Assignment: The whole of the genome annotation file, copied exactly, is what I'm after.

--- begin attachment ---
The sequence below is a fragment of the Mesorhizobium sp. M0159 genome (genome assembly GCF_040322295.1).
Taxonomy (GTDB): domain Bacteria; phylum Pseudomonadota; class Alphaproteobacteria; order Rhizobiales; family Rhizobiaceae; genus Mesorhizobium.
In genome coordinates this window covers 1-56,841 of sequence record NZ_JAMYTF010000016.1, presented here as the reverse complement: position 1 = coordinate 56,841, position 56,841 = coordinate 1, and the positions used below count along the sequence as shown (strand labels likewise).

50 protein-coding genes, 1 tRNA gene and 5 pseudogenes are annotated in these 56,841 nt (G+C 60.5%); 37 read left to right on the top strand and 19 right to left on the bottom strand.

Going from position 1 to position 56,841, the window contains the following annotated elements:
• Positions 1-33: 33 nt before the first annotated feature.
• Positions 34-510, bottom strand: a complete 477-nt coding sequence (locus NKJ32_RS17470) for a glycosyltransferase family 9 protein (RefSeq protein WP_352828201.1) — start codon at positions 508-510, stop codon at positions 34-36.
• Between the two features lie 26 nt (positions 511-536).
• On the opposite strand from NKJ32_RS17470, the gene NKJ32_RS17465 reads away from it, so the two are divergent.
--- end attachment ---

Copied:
The sequence below is a fragment of the Mesorhizobium sp. M0159 genome (genome assembly GCF_040322295.1).
Taxonomy (GTDB): domain Bacteria; phylum Pseudomonadota; class Alphaproteobacteria; order Rhizobiales; family Rhizobiaceae; genus Mesorhizobium.
In genome coordinates this window covers 1-56,841 of sequence record NZ_JAMYTF010000016.1, presented here as the reverse complement: position 1 = coordinate 56,841, position 56,841 = coordinate 1, and the positions used below count along the sequence as shown (strand labels likewise).

50 protein-coding genes, 1 tRNA gene and 5 pseudogenes are annotated in these 56,841 nt (G+C 60.5%); 37 read left to right on the top strand and 19 right to left on the bottom strand.

Going from position 1 to position 56,841, the window contains the following annotated elements:
• Positions 1-33: 33 nt before the first annotated feature.
• Positions 34-510, bottom strand: a complete 477-nt coding sequence (locus NKJ32_RS17470) for a glycosyltransferase family 9 protein (RefSeq protein WP_352828201.1) — start codon at positions 508-510, stop codon at positions 34-36.
• Between the two features lie 26 nt (positions 511-536).
• On the opposite strand from NKJ32_RS17470, the gene NKJ32_RS17465 reads away from it, so the two are divergent.